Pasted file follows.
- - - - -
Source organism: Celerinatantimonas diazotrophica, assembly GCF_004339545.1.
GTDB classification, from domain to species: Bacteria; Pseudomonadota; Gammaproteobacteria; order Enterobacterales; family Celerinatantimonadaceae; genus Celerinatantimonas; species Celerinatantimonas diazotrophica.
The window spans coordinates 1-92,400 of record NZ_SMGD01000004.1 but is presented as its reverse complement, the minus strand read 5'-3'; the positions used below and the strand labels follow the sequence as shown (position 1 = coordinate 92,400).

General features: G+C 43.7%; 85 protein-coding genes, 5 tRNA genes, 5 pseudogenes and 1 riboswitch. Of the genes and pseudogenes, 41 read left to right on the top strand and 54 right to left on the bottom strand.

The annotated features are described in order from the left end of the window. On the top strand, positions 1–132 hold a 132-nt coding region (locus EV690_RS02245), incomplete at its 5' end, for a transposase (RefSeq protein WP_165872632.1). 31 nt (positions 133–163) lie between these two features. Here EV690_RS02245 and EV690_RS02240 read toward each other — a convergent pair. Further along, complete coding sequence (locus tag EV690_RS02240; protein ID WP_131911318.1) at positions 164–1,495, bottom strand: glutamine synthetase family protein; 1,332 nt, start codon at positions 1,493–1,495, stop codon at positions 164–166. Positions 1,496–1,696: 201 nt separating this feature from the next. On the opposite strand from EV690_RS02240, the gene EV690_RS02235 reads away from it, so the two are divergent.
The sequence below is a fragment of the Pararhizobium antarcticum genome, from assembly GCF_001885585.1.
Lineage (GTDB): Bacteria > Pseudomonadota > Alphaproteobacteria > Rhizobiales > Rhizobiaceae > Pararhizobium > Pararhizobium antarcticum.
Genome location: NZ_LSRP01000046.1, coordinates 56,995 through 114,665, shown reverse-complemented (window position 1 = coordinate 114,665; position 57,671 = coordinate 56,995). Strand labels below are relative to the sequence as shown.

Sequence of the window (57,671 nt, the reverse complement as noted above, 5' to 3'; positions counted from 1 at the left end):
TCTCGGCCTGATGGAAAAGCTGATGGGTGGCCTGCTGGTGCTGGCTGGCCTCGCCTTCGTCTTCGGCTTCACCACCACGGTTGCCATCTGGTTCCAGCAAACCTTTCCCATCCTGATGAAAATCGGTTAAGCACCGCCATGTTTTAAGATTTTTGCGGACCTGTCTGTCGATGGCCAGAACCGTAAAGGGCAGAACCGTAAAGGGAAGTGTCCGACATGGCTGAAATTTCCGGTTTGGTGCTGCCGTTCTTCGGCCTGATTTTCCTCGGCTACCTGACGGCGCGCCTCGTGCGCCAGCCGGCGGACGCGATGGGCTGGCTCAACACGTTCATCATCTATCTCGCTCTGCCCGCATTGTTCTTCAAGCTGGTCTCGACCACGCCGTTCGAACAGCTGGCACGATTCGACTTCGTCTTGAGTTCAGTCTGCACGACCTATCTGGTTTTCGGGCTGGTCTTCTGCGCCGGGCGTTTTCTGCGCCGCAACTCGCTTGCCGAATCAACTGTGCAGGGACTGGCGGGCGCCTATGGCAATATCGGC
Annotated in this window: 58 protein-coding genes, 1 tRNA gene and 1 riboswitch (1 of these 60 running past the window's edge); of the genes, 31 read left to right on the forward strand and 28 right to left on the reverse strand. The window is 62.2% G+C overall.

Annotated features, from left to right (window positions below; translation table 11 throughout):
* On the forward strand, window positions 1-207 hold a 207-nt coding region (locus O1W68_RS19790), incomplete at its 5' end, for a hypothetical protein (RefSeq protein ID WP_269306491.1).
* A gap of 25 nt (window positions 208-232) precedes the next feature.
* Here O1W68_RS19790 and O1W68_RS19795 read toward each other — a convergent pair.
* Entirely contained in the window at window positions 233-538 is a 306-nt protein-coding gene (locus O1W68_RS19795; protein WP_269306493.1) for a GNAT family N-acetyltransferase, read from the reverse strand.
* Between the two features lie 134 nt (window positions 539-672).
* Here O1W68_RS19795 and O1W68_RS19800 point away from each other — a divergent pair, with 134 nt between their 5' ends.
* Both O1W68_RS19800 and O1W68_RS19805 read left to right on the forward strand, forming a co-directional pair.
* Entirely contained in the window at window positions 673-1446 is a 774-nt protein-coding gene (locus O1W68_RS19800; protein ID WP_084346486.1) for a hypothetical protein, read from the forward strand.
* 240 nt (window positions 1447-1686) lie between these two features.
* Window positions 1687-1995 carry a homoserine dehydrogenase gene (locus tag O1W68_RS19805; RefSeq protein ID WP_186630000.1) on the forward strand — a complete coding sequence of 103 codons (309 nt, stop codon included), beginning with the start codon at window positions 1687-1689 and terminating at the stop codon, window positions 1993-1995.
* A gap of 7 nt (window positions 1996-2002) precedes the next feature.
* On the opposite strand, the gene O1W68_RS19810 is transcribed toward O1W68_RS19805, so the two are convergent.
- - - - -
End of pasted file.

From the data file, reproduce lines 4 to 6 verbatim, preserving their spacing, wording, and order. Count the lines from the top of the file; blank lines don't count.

General features: G+C 43.7%; 85 protein-coding genes, 5 tRNA genes, 5 pseudogenes and 1 riboswitch. Of the genes and pseudogenes, 41 read left to right on the top strand and 54 right to left on the bottom strand.

The annotated features are described in order from the left end of the window. On the top strand, positions 1–132 hold a 132-nt coding region (locus EV690_RS02245), incomplete at its 5' end, for a transposase (RefSeq protein WP_165872632.1). 31 nt (positions 133–163) lie between these two features. Here EV690_RS02245 and EV690_RS02240 read toward each other — a convergent pair. Further along, complete coding sequence (locus tag EV690_RS02240; protein ID WP_131911318.1) at positions 164–1,495, bottom strand: glutamine synthetase family protein; 1,332 nt, start codon at positions 1,493–1,495, stop codon at positions 164–166. Positions 1,496–1,696: 201 nt separating this feature from the next. On the opposite strand from EV690_RS02240, the gene EV690_RS02235 reads away from it, so the two are divergent.
The sequence below is a fragment of the Pararhizobium antarcticum genome, from assembly GCF_001885585.1.